Airstrikes on Syria would be meant to defend international law protecting civilians from chemical weapons. Yet can President Obama say no civilians will be killed in US 'surgical' strikes?
At the heart of President Obama’s threat to attack Syria for its alleged use of chemical weapons is a basic principle of international humanitarian law: the protection of innocent people from indiscriminate harm in warfare. Poisonous gases, by their nature, may float anywhere. They can wipe out entire neighborhoods – as the world saw in horrific videos from Syria last week.
Yet if Mr. Obama expects public support for an attack on Syria’s military, he must make a persuasive case that the US military will not also harm innocent Syrians even as it tries to enforce this humanitarian principle. The possibility of causing civilian casualties during US airstrikes in order to prevent further civilian casualties by Syria itself raises moral problems.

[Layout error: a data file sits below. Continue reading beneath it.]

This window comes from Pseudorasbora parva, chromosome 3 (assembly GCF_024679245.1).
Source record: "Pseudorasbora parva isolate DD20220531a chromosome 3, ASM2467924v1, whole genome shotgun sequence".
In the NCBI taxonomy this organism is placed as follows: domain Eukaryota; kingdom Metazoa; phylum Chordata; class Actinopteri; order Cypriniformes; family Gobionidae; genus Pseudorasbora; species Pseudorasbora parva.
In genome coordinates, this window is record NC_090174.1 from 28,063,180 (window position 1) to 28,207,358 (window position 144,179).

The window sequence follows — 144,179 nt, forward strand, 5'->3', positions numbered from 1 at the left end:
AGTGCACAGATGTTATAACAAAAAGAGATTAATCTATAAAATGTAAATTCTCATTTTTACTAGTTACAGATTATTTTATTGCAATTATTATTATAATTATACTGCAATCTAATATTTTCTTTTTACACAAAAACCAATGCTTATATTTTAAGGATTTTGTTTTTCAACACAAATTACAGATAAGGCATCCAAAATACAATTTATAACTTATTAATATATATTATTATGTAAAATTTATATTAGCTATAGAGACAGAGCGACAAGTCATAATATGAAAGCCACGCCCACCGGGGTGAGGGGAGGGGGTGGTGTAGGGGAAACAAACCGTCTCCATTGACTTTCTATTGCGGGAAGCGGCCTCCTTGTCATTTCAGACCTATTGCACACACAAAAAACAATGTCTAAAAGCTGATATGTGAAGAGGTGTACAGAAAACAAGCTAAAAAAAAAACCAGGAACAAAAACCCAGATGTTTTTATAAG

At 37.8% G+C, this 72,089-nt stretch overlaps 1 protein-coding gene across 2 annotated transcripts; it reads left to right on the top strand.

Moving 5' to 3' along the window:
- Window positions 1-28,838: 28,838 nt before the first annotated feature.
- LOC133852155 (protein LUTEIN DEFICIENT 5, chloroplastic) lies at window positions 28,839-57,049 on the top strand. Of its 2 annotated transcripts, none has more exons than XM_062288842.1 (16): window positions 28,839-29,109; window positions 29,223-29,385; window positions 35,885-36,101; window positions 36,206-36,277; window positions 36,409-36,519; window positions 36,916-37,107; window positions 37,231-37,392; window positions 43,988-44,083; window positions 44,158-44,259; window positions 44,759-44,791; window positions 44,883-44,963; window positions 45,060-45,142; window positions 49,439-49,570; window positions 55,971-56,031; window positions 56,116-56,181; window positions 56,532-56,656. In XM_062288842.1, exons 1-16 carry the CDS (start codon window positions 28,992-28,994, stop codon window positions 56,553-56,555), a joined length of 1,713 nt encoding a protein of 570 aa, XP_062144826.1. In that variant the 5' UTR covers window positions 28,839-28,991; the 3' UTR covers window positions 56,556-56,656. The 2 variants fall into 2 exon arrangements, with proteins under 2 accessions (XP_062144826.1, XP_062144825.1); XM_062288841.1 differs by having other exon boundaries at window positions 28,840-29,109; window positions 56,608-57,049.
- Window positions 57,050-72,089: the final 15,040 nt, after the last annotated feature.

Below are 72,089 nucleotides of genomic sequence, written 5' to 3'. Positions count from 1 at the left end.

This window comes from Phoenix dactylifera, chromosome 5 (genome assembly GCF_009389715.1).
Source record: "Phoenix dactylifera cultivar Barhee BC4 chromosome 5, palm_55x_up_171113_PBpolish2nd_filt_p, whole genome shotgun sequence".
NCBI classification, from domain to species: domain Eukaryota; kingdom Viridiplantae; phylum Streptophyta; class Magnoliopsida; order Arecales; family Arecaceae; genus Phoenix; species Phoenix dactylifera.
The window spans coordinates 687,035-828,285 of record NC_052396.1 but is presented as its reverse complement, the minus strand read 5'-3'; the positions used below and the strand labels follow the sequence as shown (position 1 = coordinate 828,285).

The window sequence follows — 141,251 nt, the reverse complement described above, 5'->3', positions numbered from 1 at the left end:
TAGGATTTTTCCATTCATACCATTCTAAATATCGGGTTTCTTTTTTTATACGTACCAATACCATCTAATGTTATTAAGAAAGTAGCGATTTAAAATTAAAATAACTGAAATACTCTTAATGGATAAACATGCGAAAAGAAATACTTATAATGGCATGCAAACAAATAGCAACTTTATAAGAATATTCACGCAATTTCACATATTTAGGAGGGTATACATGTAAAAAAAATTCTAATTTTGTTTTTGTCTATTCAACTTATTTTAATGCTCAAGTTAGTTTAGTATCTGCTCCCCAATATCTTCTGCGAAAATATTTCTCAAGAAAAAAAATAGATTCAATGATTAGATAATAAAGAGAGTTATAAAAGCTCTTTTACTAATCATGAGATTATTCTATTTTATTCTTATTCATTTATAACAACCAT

The likely US weapon of choice in Syria – cruise missiles – can more precisely target ground objects than ever. The Pentagon has made great efforts to achieve “surgical” strikes of “strictly” military targets. And many experts predict Obama will choose the lowest-cost means of striking the armed forces of President Bashar al-Assad.
Nonetheless, such technology is war on the cheap. Soldiers on the ground are far more effective in avoiding civilian casualties. They might, for example, be better at detecting if Syrian forces have placed chemically loaded artillery shells or rockets near civilian areas. Close up, the lines of warfare are less blurry than from a satellite.
Yet troop warfare would come at a great price in lives and national treasure. The American people need to know if the cost of an attack on Syria is worth upholding an international principle of war.